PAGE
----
Go Recell is another great Canada based online trade-in store. If you’re looking to sell your old phone online, the process is pretty standard – you visit the website to find and value your old smartphone. Once you’ve registered your sale, you get a prepaid shipping label or packaging sent to you, return your device to them, and you’ll be paid instantly as soon as they check it over, usually 24-48hrs.

Screenshot - Go Recell


  • Get cash, not store credit.
  • Get a quote in less than 60 seconds with a one-page trade-in form.
  • Smartphone and tablets accepted.
  • Reasonable prices paid for your old gadgets.


  • Get paid more selling privately.
  • If you require shipping materials, it takes 3-5 days to get them.
  • Payment isn’t instant, and you have to wait until they receive and check the device.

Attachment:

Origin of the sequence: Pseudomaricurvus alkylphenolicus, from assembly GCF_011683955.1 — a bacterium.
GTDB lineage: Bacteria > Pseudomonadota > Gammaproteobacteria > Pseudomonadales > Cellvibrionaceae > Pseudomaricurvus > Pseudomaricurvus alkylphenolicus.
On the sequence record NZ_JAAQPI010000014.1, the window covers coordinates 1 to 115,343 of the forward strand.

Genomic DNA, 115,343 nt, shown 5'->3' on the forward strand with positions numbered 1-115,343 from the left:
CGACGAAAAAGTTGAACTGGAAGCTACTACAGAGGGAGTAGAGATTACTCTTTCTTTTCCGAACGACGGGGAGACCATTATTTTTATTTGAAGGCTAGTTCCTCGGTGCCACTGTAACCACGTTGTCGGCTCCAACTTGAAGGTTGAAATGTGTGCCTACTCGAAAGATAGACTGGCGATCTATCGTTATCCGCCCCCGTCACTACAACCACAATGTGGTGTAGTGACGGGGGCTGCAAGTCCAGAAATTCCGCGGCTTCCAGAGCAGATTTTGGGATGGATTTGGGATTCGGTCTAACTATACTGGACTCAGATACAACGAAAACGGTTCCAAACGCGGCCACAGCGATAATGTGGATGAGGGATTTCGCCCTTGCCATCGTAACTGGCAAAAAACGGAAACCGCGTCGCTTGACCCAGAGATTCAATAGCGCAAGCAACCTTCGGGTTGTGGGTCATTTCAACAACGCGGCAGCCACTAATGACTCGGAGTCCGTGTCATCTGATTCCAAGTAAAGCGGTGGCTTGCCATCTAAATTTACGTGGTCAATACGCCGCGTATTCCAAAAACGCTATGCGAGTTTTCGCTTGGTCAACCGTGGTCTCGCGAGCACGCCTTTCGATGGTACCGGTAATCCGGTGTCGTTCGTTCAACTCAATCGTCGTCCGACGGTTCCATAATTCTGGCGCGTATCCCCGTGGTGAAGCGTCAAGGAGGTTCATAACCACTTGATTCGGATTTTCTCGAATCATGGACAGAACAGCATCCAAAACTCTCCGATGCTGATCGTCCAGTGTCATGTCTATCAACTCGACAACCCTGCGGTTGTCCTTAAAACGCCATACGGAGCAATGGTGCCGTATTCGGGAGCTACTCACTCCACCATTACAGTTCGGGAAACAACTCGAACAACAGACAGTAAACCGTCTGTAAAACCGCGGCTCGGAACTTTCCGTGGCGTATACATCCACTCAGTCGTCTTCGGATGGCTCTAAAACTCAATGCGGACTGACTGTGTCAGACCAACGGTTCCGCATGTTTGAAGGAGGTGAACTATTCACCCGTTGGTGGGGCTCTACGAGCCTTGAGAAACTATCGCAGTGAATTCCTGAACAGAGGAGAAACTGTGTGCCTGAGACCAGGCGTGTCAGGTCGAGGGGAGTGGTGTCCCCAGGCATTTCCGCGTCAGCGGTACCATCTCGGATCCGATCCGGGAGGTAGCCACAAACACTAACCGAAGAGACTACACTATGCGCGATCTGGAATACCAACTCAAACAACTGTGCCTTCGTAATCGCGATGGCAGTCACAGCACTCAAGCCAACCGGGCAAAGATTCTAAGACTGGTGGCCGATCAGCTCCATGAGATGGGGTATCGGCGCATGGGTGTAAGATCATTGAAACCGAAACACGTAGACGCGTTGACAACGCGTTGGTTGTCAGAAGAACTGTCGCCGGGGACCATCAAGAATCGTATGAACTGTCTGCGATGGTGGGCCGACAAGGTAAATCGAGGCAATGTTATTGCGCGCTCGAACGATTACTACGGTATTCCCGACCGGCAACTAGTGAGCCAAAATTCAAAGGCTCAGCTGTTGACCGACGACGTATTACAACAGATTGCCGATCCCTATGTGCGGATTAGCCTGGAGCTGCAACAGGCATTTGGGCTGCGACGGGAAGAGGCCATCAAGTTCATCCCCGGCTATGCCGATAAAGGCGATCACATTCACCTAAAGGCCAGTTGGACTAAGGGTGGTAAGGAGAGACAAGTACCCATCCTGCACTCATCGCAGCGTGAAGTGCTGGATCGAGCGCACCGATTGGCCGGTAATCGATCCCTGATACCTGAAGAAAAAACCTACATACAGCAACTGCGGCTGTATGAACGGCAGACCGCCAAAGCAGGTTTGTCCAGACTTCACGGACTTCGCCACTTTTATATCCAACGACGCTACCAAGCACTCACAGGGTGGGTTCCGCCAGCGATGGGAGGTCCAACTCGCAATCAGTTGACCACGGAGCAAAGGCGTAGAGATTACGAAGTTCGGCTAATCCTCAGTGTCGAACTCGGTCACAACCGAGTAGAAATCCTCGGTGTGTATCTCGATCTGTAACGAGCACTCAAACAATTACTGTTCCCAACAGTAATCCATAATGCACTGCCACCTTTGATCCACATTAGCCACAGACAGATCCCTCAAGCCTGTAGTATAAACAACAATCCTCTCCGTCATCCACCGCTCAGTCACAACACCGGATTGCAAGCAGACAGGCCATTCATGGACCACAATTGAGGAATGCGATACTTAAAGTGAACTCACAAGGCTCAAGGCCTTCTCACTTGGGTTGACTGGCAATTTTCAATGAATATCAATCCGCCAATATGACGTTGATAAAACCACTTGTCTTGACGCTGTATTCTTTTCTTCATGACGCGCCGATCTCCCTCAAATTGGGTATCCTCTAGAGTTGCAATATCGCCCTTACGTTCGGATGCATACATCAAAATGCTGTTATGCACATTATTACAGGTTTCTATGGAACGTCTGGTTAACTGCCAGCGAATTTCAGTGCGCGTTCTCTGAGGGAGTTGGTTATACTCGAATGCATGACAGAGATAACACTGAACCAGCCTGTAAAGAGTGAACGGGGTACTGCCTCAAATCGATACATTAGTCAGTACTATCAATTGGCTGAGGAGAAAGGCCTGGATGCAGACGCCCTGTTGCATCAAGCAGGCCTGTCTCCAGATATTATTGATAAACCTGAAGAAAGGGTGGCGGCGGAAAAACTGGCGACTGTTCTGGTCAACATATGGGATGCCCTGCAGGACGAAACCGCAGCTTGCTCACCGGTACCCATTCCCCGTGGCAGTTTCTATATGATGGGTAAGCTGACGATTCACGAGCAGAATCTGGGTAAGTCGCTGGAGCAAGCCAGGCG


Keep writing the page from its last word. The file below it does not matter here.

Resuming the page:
Gizmo Grind

Gizmo Grind offers a comprehensive range of smartphones to trade-in online, so if you have a slightly older device changes are you’ll find a price for it here; however, it didn’t list some of the latest smartphones released in the past 12 months. The process is much the same, find your phone, register the sale, ship it back to them with the prepaid pack and get paid.

Screenshot - GizmoGrind Trade in


  • GREAT prices paid for your phones, iPods, and iPads.
  • Get paid in cash or Apple Store credit.
  • Offers business trade-in solutions.
  • One tree is planted for every device sold to them!


  • New smartphones from the last year were not listed.
  • If you require shipping materials, it takes 3-5 days to get them.
  • Payment isn’t instant, and you have to wait until they receive and check the device.